How to Build a Whole-Person Care Model for Virtual Care
The virtual healthcare industry is shifting to meet the evolving needs of patients. Here we’ve gathered the top considerations for virtual care companies when building a whole-person care model.
Physical health and mental health go hand-in hand. This begs the question, how can telehealth companies evolve to create models that support whole-person care and provide the range of clinical care patients require?
Integrated virtual healthcare models work to give patients access to a variety of behavioral and primary care providers so they can be connected to the appropriate clinician without having to jump through hoops.
Recently, Wheel founder & CEO Michelle Davey participated in a riveting webinar hosted by HLTH, with fellow telehealth industry leaders to discuss how companies are applying whole-person care and the new integrated virtual care model.
This panel discussion covered the current and emerging challenges companies are confronted with when crafting whole-person-focused virtual care models and how they can build solutions to address them.
This all-star panel included:
- Alyson Watson, CEO & Founder, Modern Health
- Merissa Hawkins, Director of Clinical Operations, GoodRx
- Michelle Davey, CEO & Co-Founder, Wheel
- Sari Kaganoff, General Manager of Consulting, Rock Health
Here is a link to the webinar recording in case you missed it and below you’ll find our top takeaways.
10 considerations for building a whole-person care model:
1. Virtual care services for mental and behavioral health are in high demand.
Before the pandemic, mental health was already the #1 cause of disability in the world.
In 2020, the pandemic accelerated demand for mental health services. This resulted in the healthcare industry seeing a burst in capital with companies expanding their virtual care services.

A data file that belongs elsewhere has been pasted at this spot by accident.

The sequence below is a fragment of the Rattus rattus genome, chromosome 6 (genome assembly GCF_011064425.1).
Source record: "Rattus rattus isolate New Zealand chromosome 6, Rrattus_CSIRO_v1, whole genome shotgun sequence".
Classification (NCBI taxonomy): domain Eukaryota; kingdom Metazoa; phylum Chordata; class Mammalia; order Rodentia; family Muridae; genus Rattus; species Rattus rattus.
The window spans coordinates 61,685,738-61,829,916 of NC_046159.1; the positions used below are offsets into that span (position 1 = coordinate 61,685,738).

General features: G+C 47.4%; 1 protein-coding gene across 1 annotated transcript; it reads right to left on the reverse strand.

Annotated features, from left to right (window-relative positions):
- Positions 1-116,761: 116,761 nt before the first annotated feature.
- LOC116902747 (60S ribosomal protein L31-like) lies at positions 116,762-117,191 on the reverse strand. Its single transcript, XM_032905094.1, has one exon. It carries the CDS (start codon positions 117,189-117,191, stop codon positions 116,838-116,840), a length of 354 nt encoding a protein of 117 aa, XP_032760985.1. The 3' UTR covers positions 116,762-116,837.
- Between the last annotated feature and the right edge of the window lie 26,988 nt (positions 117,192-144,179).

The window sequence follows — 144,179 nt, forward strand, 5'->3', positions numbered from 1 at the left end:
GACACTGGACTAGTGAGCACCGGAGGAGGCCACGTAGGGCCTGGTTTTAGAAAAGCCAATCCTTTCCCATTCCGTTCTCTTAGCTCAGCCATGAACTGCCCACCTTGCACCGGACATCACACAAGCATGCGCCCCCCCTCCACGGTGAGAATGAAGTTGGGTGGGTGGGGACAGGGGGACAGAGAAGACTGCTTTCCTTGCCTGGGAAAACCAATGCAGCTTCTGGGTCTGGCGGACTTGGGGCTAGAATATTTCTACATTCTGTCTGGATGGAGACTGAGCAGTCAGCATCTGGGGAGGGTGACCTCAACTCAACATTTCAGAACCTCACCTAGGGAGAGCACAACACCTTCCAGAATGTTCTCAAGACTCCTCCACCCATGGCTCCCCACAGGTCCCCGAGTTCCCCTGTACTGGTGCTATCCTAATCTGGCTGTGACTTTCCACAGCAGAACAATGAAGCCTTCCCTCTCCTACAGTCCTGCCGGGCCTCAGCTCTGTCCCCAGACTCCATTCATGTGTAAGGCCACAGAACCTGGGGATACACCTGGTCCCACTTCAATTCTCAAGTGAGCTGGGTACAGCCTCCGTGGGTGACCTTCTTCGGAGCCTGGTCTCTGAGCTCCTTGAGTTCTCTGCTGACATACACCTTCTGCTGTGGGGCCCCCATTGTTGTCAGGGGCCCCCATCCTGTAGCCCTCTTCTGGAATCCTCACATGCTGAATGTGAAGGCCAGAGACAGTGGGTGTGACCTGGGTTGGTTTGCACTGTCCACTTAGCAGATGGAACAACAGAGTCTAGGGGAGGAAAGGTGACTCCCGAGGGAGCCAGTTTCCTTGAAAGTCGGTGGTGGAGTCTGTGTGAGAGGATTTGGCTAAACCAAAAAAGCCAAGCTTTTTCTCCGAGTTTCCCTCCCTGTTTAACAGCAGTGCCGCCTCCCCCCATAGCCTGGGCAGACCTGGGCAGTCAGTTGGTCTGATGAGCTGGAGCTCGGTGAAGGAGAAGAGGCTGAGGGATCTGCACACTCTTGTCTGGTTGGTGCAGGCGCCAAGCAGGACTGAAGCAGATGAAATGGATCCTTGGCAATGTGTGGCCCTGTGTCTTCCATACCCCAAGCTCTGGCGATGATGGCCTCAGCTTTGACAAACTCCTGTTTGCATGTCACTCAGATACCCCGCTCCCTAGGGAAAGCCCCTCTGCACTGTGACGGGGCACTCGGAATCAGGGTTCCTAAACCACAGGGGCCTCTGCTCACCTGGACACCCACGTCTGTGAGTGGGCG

The way we work has changed and people are tethered to technology more now than ever. Modern Health founder and CEO Alyson Watson emphasizes, “the rate of innovation will decline if we don’t take care of our minds.” In order to build resilience in the working population, people need easier access to mental and behavioral health services.
2. Whole-person care requires connecting patients to the right healthcare provider at the right time.
If a patient sees a virtual primary care provider for one issue, it's not uncommon for them to bring up other concerns that would require treatment from a provider in another specialty like behavioral health.
As highlighted by GoodRx Director of Clinical Operations, Merissa Hawkins, 79% of all anxiety and depression medications are prescribed through primary care providers. Hawkins says this statistic supports the notion that people don’t have readily available access to clinicians specialized in treatment surrounding behavioral health.
When looking at whole-person care, Wheel’s Michelle Davey encourages companies to view the goal of whole-person access as “increasing the availability of the right healthcare provider for a number of conditions at the right time when the patient needs it.” In virtual care, we have the opportunity to do this seamlessly.